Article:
In Harm’s Way


I think that it was probably at the Faculty of Education that this reality first kicked in.

Going through high school, I was in the “Five Year Program”. We were all academic oriented with eyes on post secondary education. We held our teachers in admiration since they had gone through the system and won. We were on our way.

It wasn’t like violence wasn’t completely foreign to us. I recall times in elementary school that I would end up in fist fights with a fellow and I can’t even recall the reasons now. Later, we turned out to be best of friends and still run across each other to this day.

At University, and later at the Faculty of Education, my circle of friends were largely academically minded and worked so hard at it. I don’t recall ever addressing school violence at the Faculty but the reality of it kicked in during the practice teaching outings. In addition to being placed in my teachable, my associate teachers had a number of other teaching assignments that took me all over the map.

It was being all over the map that truly reinforced that not everyone was there for the academics. The standard joke was that school was essentially a place to stay warm between suspensions. There were, indeed, a couple of moments while out on a placement where my associate and I ended up in the middle of an altercation. I don’t recall it being student against teacher but largely student against student. That didn’t necessarily make it right but was something that seemed kind of easy to understand.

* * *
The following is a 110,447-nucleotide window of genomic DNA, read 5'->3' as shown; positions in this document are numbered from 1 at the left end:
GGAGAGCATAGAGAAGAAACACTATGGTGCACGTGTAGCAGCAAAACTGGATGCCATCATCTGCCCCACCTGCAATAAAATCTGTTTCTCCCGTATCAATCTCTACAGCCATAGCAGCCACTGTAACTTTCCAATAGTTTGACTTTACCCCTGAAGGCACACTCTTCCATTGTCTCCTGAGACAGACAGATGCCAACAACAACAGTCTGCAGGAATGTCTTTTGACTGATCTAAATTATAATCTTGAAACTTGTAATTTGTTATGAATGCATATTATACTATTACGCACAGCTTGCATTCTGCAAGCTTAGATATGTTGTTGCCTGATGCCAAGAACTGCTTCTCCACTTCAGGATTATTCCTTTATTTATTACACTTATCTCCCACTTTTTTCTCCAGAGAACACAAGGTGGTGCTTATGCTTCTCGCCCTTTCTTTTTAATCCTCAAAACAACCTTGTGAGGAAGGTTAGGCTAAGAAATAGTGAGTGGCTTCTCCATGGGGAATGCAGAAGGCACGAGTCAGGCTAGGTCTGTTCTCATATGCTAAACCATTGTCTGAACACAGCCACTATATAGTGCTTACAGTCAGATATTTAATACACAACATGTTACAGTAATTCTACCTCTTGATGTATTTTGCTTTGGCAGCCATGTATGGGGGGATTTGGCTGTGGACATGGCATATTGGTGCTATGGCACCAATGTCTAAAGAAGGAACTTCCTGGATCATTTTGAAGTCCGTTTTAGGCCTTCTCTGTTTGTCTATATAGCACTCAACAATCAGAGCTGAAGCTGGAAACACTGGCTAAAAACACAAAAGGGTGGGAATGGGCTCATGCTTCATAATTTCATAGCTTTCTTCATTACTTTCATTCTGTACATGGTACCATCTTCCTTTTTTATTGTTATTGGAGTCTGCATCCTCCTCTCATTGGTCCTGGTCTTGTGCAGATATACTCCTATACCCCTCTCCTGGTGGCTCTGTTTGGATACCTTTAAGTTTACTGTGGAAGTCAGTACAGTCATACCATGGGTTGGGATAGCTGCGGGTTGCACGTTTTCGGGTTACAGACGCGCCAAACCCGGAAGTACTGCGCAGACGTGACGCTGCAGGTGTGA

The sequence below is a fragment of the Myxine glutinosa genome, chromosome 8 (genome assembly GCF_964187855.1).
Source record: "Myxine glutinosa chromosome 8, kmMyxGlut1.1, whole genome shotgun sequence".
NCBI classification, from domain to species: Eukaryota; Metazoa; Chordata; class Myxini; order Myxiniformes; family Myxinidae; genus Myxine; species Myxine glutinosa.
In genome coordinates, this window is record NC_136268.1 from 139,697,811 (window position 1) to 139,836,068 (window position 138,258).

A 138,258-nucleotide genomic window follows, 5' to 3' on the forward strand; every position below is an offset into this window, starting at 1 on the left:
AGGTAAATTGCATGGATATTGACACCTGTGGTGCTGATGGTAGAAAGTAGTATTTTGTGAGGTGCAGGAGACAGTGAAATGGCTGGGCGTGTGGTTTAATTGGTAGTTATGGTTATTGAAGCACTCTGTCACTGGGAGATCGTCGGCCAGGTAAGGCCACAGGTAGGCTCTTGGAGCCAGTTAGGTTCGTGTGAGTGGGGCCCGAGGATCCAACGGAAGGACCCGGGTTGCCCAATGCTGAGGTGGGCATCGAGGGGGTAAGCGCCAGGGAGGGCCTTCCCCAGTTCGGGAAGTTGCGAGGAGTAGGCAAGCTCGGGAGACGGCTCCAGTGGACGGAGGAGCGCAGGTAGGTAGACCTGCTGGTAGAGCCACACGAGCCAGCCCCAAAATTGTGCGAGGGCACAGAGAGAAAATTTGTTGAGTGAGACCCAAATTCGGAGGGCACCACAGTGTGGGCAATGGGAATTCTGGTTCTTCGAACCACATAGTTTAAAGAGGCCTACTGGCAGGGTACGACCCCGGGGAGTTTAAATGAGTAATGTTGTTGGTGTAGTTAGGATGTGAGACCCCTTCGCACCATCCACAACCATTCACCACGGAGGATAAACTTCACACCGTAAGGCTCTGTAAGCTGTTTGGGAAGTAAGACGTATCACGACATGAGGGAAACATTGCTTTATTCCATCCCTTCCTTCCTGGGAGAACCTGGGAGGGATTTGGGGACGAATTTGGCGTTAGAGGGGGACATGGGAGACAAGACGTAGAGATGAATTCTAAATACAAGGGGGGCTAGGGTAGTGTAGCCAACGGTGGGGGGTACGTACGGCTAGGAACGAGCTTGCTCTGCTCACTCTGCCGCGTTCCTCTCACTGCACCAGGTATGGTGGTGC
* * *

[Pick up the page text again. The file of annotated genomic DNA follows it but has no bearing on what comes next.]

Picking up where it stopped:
Also being understood throughout this was the hierarchy of those who were not students in the system. Along with differences in salary and hierarchy status, there were those who were treated worse than others. That didn’t make sense; naively, I guess, I thought that we would all be partners in the education of students.

This morning, I spent time reading a very sobering report from Chris Bruckert, Darcy Santor and Brittany Mario from the University of Ottawa.

The research report called “In Harms Way” has its key finding posted at the top of the document. I’ll be honest; it’s not an easy report to read. Especially when you start with

89% percent of participants reported at least one act, attempt, or threat of physical force from one or more sources (i.e., students, parents, colleagues, administrators) during the 2018-2019 school year

From: IN HARM’S WAY: THE EPIDEMIC OF VIOLENCE AGAINST EDUCATION SECTOR WORKERS IN ONTARIO, November, 2021.

It’s not an easy read by any stretch of the imagination but I think it’s an important one for educators – it’s not from somewhere else, it’s from Ontario.

You can access a summary here and the report here.

A bit of a warning, I guess – even though it’s based on true research, it’s not an easy or comfortable read.

Slow News Day


Two of my daily blog reads, Paul Cornies’ Quoteflections and Stephen Downes’ Half an Hour commented on this news story which reported that the date April 12, 1954 was “The Most Boring Day in History”.  I recall reading the story as well and thinking to myself – it must be a slow news day for someone to actually research and then report on that item.

It’s hardly news.

I’ve often wondered at times whether the event makes the news or the news makes the event.  On slow news days, perhaps it’s the latter.

And, you know what?  Given the recent events in Marinette, Wisconsin, I’ll take a no news or at least a slow news day anytime.  The whole situation just sickens me.

I listened to and then replayed this song from The Wilkinsons which I heard live at the Harrow Fair a few years ago.  Their message is powerful.  “When we were young and in school, we made mistakes – but nobody died.”

Give me a day with no news that forces news reporters to dig up some other topic.

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